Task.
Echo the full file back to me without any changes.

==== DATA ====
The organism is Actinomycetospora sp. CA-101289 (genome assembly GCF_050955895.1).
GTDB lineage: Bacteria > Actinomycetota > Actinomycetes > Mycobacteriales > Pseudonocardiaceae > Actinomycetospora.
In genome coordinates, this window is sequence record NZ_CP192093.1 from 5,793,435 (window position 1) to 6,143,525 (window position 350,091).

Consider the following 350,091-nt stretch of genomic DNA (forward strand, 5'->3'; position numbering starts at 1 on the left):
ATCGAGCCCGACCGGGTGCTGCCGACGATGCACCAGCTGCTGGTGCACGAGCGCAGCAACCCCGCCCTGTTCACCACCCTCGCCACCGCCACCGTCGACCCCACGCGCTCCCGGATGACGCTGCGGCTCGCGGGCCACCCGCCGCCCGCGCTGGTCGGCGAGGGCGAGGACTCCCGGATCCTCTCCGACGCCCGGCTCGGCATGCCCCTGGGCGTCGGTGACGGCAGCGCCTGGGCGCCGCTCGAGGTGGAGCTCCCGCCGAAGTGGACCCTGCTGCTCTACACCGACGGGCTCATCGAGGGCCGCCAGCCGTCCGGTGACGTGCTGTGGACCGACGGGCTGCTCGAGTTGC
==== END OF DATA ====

The organism is Actinomycetospora sp. CA-101289 (genome assembly GCF_050955895.1).
GTDB lineage: Bacteria > Actinomycetota > Actinomycetes > Mycobacteriales > Pseudonocardiaceae > Actinomycetospora.
In genome coordinates, this window is sequence record NZ_CP192093.1 from 5,793,435 (window position 1) to 6,143,525 (window position 350,091).

Consider the following 350,091-nt stretch of genomic DNA (forward strand, 5'->3'; position numbering starts at 1 on the left):
ATCGAGCCCGACCGGGTGCTGCCGACGATGCACCAGCTGCTGGTGCACGAGCGCAGCAACCCCGCCCTGTTCACCACCCTCGCCACCGCCACCGTCGACCCCACGCGCTCCCGGATGACGCTGCGGCTCGCGGGCCACCCGCCGCCCGCGCTGGTCGGCGAGGGCGAGGACTCCCGGATCCTCTCCGACGCCCGGCTCGGCATGCCCCTGGGCGTCGGTGACGGCAGCGCCTGGGCGCCGCTCGAGGTGGAGCTCCCGCCGAAGTGGACCCTGCTGCTCTACACCGACGGGCTCATCGAGGGCCGCCAGCCGTCCGGTGACGTGCTGTGGACCGACGGGCTGCTCGAGTTGC